‘Limited self-defense strikes’: US military destroys 3 ‘radar sites’ in Yemen
According to the Pentagon’s initial assessments, three “radar sites” in the Houthi rebel-controlled area of Yemen were destroyed in the attack.
The attack on coastal targets was carried out by Tomahawk cruise missiles launched from the destroyer USS Nitze, NPR reported. According to US officials all targets were “in remote areas, where there was little risk of civilian casualties or collateral damage.”
“These limited self-defense strikes were conducted to protect our personnel, our ships, and our freedom of navigation in this important maritime passageway,” the statement reads.
President Barack Obama authorized the strikes on the recommendation of Secretary of Defense Ash Carter and Chairman of the Joint Chiefs General Joseph Dunford, Pentagon press secretary Peter Cook said in a statement.
The US military vowed to respond to “any further threat to our ships and commercial traffic.”
Earlier on Wednesday, USS Mason fell under fire for the second time in four days. At least one rocket was fired at the destroyer, causing “no damage to the ship or its crew,” Cook said.
However, the Houthi movement has denied that it carried out the attack. A military source reportedly told Saba news agency - a media outlet run by the group - that the assault did not come from areas under its control.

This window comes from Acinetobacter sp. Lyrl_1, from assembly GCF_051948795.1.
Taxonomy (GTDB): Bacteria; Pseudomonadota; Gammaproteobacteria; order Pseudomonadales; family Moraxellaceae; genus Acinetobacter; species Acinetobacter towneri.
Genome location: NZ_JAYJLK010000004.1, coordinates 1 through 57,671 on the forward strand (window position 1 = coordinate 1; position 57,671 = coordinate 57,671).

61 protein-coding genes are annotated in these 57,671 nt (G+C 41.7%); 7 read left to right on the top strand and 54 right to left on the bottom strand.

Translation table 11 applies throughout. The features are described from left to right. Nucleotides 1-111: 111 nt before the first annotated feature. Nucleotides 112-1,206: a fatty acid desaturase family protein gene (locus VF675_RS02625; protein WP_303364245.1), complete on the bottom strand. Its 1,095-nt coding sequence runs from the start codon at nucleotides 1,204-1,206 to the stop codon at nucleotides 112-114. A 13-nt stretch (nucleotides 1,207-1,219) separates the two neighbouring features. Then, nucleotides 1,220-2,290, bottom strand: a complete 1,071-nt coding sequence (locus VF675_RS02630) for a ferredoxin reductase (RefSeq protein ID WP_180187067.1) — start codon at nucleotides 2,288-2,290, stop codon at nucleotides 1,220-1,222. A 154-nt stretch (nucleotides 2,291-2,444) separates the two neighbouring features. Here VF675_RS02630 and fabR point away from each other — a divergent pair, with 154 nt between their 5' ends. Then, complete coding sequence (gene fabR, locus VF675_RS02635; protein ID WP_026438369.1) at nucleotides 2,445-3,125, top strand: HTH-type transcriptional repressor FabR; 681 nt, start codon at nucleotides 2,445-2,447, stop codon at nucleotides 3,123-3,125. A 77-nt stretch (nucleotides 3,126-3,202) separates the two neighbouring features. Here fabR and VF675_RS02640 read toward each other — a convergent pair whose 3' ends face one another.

"These allegations are unfounded and the people's committees have nothing to do with this action," the source said.
Until now, Washington - a major ally of Saudi Arabia - has limited its engagement in Yemen to intelligence sharing, reconnaissance and aerial refueling of Saudi-led coalition jets. The US has also supplied weapons to Saudi Arabia.
Fragments of US-supplied munitions were recently found at the scene of a Saudi strike on a mourning hall in the Yemeni capital Sana’a.
Human Rights groups have repeatedly criticized the US and the UK for supplying arms to Saudi Arabia which continues to bomb civilian targets in Yemen. Critics continue to accuse the Saudi-led coalition of using cluster munitions, which are banned in most countries.
Last year Noble Peace Prize winner President Barack Obama authorized US forces to provide support to the Saudi-led coalition by creating a “Joint Planning Cell.” The State Department admitted to providing the Saudis with “intelligence sharing, targeting assistance, advisory and logistical support”.
“As part of that effort, we have expedited weapons deliveries, we have increased our intelligence sharing, and we have established a joint coordination planning cell in the Saudi operation centre,” Deputy Secretary of State Tony Blinken said in April 2015.
However, in light of heavy civilian casualties and international pressure, Washington has promised to “reconsider” its assistance to Riyadh.
Saudi Arabia, along with eight Arab state allies, began a military operation in Yemen in March of 2015 at the request of Yemeni President Hadi, a Sunni, who fled the country after Shiite Houthi rebels seized the capital of Sana’a. The rebels recognize Abdullah Saleh, the country’s previous president who was forced to step down back in 2012.
A UN-backed peace process to end the civil war has so far yielded few results. The war has so far killed an estimated 10,000 people, nearly half of them civilians, according to the United Nations.